Grave Goods

Grave Goods; Ariana Franklin, Berkeley Books, 2009

 “So, what are you reading?”

“I just finished Grave Goods, a history mystery, by Ariana Franklin.”

“Never heard of her.”

“It’s a pen name for a British writer named Diana Norman. She’s a journalist and a historian. The books are set in the twelfth century. I found six pieces! Is that part of her hand, coming out of the water?”

“I thought we agreed to do all the corners first.”

“No, we didn’t agree to that. You decided that. Look! That’s the shoreline, that piece goes right here. Anyway, her detective, Adelia Aguilera, is an Italian woman who was trained as a doctor in Salerno.”

“They didn’t have women doctors back then!”

“Not in England they sure didn’t. King Henry II uses her as his forensic expert, a coroner. Adelia travels with an Arabic eunuch and everyone pretends that he’s the doctor and she is just his translator.”

“Typical. Give the man the credit. Is this the tip of the sword? Look for some more gray pieces, I think it’s the sword.”

“So, in this book, Henry’s found a pair of skeletons at Glastonbury Abbey and he wants Adelia to determine if they’re the remains of Arthur and Guinevere.”

“Can’t they just carbon-date the bones?”

 “Did I mention, twelfth century? Anyway, Adelia and her lover Bishop Rowley—“

“Her lover? Bishop Rowley?”

“Ahhh, well, he wasn’t a bishop when they got together. Or a priest, even. The King appointed him so he’d have someone on his side—“

“On his side? But he’s the—did you say King Henry II?”


“Henry II? ‘Will no one rid me of this turbulent priest?’ That Henry II?”

“That’s the one.”

“He was a terrible king! He martyred Thomas Becket, and he locked up his wife for like, forever, and— is that the hilt?”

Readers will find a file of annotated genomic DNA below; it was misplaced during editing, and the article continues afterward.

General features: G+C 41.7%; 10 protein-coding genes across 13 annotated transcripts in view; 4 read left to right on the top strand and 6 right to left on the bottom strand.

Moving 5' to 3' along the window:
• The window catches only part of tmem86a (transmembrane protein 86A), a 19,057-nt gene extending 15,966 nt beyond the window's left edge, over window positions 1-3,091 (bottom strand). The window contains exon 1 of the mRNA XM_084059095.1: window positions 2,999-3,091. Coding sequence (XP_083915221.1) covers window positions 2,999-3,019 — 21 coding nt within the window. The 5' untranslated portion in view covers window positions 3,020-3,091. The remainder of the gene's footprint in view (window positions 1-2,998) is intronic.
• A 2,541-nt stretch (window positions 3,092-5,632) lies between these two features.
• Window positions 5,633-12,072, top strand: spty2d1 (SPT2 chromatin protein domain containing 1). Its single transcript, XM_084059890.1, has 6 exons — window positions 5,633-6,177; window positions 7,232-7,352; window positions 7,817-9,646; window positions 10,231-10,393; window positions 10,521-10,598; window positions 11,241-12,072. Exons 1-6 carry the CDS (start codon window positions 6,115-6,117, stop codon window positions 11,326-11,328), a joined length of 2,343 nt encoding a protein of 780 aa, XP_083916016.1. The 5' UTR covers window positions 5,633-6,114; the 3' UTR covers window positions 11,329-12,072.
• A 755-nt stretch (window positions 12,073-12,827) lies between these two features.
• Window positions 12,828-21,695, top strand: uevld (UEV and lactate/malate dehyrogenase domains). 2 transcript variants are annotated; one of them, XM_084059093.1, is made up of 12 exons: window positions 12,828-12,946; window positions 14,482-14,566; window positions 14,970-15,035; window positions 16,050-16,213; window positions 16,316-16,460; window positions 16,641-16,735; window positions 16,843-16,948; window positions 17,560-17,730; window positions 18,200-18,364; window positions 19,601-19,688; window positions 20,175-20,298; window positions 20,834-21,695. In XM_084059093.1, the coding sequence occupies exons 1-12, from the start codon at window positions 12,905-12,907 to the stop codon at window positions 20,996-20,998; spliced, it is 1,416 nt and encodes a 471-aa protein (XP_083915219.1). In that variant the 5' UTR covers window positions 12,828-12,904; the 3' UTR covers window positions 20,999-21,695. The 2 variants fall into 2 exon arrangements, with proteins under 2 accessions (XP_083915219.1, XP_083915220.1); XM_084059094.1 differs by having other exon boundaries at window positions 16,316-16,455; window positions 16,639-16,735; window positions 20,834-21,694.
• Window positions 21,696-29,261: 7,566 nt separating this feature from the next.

“This writer thinks that maybe you don’t have the whole story about Henry. And she’s got a big historian-crush on him. And he did good things for Britain, he just lost out to the Catholic propaganda machine.”

“Hmm. We’ll see. Here’s more of her arm. Clothed in white samite. What is samite, anyway?”

“Heavy silk. Adelia could explain it to you.”

“So, is the skeleton Arthur? Never mind, I know it isn’t.”

 “Well. . .”

“Get out!”

“Hey, the monks at Glastonbury Abbey did claim to find Arthur’s bones. And Excalibur, by the way.”

“And a hundred pieces of the True Cross. We’re finding Excalibur—see if that piece fits. So, that’s the story? It’s CSI on Arthur’s bones?”

“No, there’s a mystery, when Adelia’s friend Emma Wolvercote goes missing on the road. And there’s a mystery about the bones she’s investigating, too, because they’ve been mutilated.”

“Ick. Your medieval lady doctor who’s canoodling with the bishop—he’d better watch his back, with that king. So, I should read this?”



 “You should read the first one, Mistress of the Art of Death. It introduces Adelia and gives the set-up, and really shows how infatuated this writer is with Henry II.”

 “So you liked Grave Goods, but you think I should start at the beginning.”

“Yes. I know how you like all the pieces to fit together.”

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2 Responses to Grave Goods

  1. Terry Weyna says:

    Doesn’t THE SERPENT’S TALE come in between MISTRESS OF THE ART OF DEATH and GRAVE GOODS? Please tell me that’s right, because those are the two books I have — no GRAVE GOODS sitting on the shelf (yet).

    These books appeal to me enormously, and one of these days I *will* get around to reading them.

  2. Marion says:

    Yes, SERPENT’S TALE is the second. Franklin is comfortable making medium-sized jumps in time between books–two years or so–but she marks those transitions very well so it’s not disorienting. SERPENT’S TALE has Eleanor of Aquitane in it. Things aren’t going so well for Eleanor at the time.

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